Craig Salmon's Soapbox: Football is the loser in men and women Magpies row

Craig Salmon looks at the fall-out of between Chorley FC and Chorley FC Women and believes the two clubs are ultimately the victims of the Magpies’ success last season

Wednesday, 15th January 2020, 4:45 pm
Chorley FC's historic home, Victory Park

The unedifying spectacle of Chorley FC (CFC) and Chorley FC Women (CFCW) airing their dirty linen in public was both disappointing and, quite frankly, sad to see.

Without wishing to look like I am appearing to sit on the fence, from an outside perspective looking in, I have sympathy for both sides and their respective points of view.

Whoever holds the moral high ground in the argument, the simple fact is that the women will no longer play their home matches at the Magpies’ Victory Park – something which they have done since the summer of 2018 – and that is, in my opinion, a sad state of affairs for all concerned.

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The two clubs are run as separate entities, but have enjoyed an affiliation since the women came under the much trumpeted ‘Magpie family’ brand.

But the link-up appears to be irreparably damaged after the men’s club told the women’s set-up that they would have to start paying for the use of Victory Park – £300 per match to be precise – a charge they cannot meet.

It is desperately disappointing for the women that they will no longer have the prestige – plus the benefits in terms of facilities – of playing at such an iconic and historic venue every other week.

Let’s not forget, Victory Park – built in 1919 and named to commemorate the end of the First World War – is arguably one of the most famous stadiums in non-league football and still retains its classic, traditional look. The ladies have also benefited in many other ways, not least the exposure which being attached to a name like CFC brings.

But I would hasten to add that this episode damages CFC’s brand.

A self-styled community establishment, who wish to be very much at the centre of the universe in terms of the town, the Magpies now have the unfortunate image of being the big, bad

father who has thrown his step-daughter out on to the street after a family disagreement.

Certainly I have sympathy for a self-funded club like CFCW when, out of the blue, they were told that they would have to fork out hundreds of pounds – midway through the season and which they would not have budgeted for – just to stage their home games.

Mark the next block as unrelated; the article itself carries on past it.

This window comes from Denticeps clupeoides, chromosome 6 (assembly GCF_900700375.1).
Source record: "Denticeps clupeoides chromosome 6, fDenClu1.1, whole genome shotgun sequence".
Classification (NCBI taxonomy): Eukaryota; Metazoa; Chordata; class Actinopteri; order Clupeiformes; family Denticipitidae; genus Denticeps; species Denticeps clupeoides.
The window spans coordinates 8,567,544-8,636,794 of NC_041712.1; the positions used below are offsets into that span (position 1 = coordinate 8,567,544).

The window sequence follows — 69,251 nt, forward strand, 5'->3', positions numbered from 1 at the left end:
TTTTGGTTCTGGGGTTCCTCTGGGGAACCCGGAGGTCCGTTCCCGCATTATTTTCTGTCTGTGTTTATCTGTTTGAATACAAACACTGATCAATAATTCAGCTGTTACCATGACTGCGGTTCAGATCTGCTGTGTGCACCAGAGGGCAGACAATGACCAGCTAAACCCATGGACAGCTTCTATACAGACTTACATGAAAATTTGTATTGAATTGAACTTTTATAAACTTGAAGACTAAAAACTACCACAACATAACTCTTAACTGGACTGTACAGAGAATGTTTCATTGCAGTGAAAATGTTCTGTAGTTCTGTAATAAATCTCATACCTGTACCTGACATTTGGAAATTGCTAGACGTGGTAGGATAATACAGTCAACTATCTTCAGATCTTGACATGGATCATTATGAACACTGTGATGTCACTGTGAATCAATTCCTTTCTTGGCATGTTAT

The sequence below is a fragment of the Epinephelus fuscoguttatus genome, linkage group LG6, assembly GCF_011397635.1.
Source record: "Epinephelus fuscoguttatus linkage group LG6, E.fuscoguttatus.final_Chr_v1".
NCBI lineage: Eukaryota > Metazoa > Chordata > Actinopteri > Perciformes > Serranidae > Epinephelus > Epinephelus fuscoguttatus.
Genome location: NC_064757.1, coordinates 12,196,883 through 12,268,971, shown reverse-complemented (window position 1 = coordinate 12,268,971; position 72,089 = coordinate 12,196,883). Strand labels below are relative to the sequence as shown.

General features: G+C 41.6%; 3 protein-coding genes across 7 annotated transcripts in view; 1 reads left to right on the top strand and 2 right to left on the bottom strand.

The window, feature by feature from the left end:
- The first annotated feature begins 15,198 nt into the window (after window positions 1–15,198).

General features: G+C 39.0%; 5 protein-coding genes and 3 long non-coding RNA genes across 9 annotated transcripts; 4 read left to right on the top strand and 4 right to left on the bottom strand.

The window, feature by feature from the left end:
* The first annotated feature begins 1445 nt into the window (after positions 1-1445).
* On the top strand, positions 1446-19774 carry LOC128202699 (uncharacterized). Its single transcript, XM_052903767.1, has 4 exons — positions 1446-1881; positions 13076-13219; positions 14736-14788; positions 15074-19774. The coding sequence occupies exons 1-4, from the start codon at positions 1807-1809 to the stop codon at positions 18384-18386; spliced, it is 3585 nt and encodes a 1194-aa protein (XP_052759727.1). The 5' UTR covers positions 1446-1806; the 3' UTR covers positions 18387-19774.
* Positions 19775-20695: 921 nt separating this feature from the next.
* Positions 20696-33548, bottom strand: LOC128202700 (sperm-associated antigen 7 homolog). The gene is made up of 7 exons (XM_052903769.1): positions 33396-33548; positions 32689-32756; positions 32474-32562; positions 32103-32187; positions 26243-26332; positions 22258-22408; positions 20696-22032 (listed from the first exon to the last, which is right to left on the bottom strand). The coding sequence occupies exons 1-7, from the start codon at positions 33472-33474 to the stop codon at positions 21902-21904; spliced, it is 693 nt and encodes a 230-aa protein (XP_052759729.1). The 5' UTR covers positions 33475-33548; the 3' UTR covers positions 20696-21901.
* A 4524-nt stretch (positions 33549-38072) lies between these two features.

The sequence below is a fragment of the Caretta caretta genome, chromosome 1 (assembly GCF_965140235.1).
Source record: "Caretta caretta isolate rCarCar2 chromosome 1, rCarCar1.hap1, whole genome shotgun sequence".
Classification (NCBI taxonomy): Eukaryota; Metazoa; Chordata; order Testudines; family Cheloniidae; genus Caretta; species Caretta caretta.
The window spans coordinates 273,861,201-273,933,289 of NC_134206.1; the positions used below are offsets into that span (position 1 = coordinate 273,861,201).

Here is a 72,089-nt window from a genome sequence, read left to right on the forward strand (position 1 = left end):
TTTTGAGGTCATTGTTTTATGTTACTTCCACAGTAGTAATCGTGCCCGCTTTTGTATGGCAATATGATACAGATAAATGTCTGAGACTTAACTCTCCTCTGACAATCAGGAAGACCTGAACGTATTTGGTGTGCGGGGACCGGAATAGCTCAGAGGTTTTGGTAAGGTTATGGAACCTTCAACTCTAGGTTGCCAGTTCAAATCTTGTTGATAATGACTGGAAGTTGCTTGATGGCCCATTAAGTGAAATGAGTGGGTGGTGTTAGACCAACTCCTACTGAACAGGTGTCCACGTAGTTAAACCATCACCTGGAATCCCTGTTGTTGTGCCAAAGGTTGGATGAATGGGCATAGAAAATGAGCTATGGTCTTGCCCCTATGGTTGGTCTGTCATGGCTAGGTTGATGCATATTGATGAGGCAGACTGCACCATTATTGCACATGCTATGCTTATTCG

It has to be remembered CFCW is not some tin-pot organisation. They are a serious club who play in the FA National Women’s League Division One, against opposition such Newcastle United, Leeds United and Barnsley to name just a few.

But let’s not forget CFC is also a self-funded club.

In my opinion, the two clubs are victims of circumstance and that circumstance is money – the root of all evil, I am afraid.

Jamie Vermiglio’s men lived the dream – and performed a minor miracle – last season by winning promotion.

Arguably one of the less well-funded clubs in the National League North last year, the division was, however, much more of a level playing field, made-up predominantly of part-time clubs.

But this season has been a totally different kettle of fish as the semi-professional Magpies try to compete in a league comprising mainly of full-time clubs – and they currently find themselves bottom of the table, staring down the barrel of relegation.

Magpies chairman Ken Wright spoke candidly last week to this newspaper of how keeping the club as a going concern at this level is a constant battle. There is no bottomless pit of money, no multi-millionaire backer.

The increased finances involved with the National League have eaten away at the club’s budget – but having worked so hard to gain promotion, why wouldn’t they try to sustain themselves at this level?

After all, what would be the point of competing in a division if a club ultimately did not want to win promotion because it would be frightened of being pushed to the brink of insolvency?

It appears, though, that success has left CFC battling to keep the wolf from the door and unfortunately CFCW have become one of several cost-cutting exercises at Victory Park this season.

Although we will never know, it certainly appears promotion has ultimately cost CFCW their home venue – and their position within the ‘Magpie family’. A sad state of affairs for football as a whole when a club’s success ultimately causes harm to the grassroots of the game.

Here’s hoping that the two clubs can find a solution so that both the men and women in black and white stripes will play at Victory Park.